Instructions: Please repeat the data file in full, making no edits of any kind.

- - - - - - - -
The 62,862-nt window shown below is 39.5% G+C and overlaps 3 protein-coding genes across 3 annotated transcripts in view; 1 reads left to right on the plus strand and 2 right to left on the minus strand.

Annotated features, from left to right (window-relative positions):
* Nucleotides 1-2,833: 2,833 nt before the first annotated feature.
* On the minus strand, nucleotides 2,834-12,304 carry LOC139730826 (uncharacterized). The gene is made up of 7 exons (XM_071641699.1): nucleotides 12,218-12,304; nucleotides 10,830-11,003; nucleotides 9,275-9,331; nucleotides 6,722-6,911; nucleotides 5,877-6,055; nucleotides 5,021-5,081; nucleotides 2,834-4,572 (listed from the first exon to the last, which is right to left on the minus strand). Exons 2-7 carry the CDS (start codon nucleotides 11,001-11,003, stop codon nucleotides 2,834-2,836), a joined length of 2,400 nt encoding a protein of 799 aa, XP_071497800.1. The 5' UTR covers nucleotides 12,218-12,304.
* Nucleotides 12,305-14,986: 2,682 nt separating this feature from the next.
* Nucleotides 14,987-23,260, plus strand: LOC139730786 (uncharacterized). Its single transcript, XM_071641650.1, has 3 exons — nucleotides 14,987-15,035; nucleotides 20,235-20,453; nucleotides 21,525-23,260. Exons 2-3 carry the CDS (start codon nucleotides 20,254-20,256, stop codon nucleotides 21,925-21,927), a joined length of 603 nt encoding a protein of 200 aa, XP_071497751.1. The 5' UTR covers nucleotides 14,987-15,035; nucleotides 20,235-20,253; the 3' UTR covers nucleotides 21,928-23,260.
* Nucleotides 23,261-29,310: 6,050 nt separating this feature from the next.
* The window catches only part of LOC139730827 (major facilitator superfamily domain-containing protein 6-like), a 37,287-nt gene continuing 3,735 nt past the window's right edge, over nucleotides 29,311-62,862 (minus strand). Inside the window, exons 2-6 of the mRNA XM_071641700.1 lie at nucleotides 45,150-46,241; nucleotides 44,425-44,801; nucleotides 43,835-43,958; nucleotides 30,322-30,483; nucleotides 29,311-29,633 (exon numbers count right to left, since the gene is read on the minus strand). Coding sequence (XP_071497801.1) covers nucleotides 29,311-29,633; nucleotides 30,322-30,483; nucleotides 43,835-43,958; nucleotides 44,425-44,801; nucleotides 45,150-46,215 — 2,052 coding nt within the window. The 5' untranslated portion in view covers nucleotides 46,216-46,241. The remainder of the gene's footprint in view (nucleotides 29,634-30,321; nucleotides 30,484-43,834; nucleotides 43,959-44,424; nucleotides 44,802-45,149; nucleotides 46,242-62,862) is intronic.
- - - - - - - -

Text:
The 62,862-nt window shown below is 39.5% G+C and overlaps 3 protein-coding genes across 3 annotated transcripts in view; 1 reads left to right on the plus strand and 2 right to left on the minus strand.

Annotated features, from left to right (window-relative positions):
* Nucleotides 1-2,833: 2,833 nt before the first annotated feature.
* On the minus strand, nucleotides 2,834-12,304 carry LOC139730826 (uncharacterized). The gene is made up of 7 exons (XM_071641699.1): nucleotides 12,218-12,304; nucleotides 10,830-11,003; nucleotides 9,275-9,331; nucleotides 6,722-6,911; nucleotides 5,877-6,055; nucleotides 5,021-5,081; nucleotides 2,834-4,572 (listed from the first exon to the last, which is right to left on the minus strand). Exons 2-7 carry the CDS (start codon nucleotides 11,001-11,003, stop codon nucleotides 2,834-2,836), a joined length of 2,400 nt encoding a protein of 799 aa, XP_071497800.1. The 5' UTR covers nucleotides 12,218-12,304.
* Nucleotides 12,305-14,986: 2,682 nt separating this feature from the next.
* Nucleotides 14,987-23,260, plus strand: LOC139730786 (uncharacterized). Its single transcript, XM_071641650.1, has 3 exons — nucleotides 14,987-15,035; nucleotides 20,235-20,453; nucleotides 21,525-23,260. Exons 2-3 carry the CDS (start codon nucleotides 20,254-20,256, stop codon nucleotides 21,925-21,927), a joined length of 603 nt encoding a protein of 200 aa, XP_071497751.1. The 5' UTR covers nucleotides 14,987-15,035; nucleotides 20,235-20,253; the 3' UTR covers nucleotides 21,928-23,260.
* Nucleotides 23,261-29,310: 6,050 nt separating this feature from the next.
* The window catches only part of LOC139730827 (major facilitator superfamily domain-containing protein 6-like), a 37,287-nt gene continuing 3,735 nt past the window's right edge, over nucleotides 29,311-62,862 (minus strand). Inside the window, exons 2-6 of the mRNA XM_071641700.1 lie at nucleotides 45,150-46,241; nucleotides 44,425-44,801; nucleotides 43,835-43,958; nucleotides 30,322-30,483; nucleotides 29,311-29,633 (exon numbers count right to left, since the gene is read on the minus strand). Coding sequence (XP_071497801.1) covers nucleotides 29,311-29,633; nucleotides 30,322-30,483; nucleotides 43,835-43,958; nucleotides 44,425-44,801; nucleotides 45,150-46,215 — 2,052 coding nt within the window. The 5' untranslated portion in view covers nucleotides 46,216-46,241. The remainder of the gene's footprint in view (nucleotides 29,634-30,321; nucleotides 30,484-43,834; nucleotides 43,959-44,424; nucleotides 44,802-45,149; nucleotides 46,242-62,862) is intronic.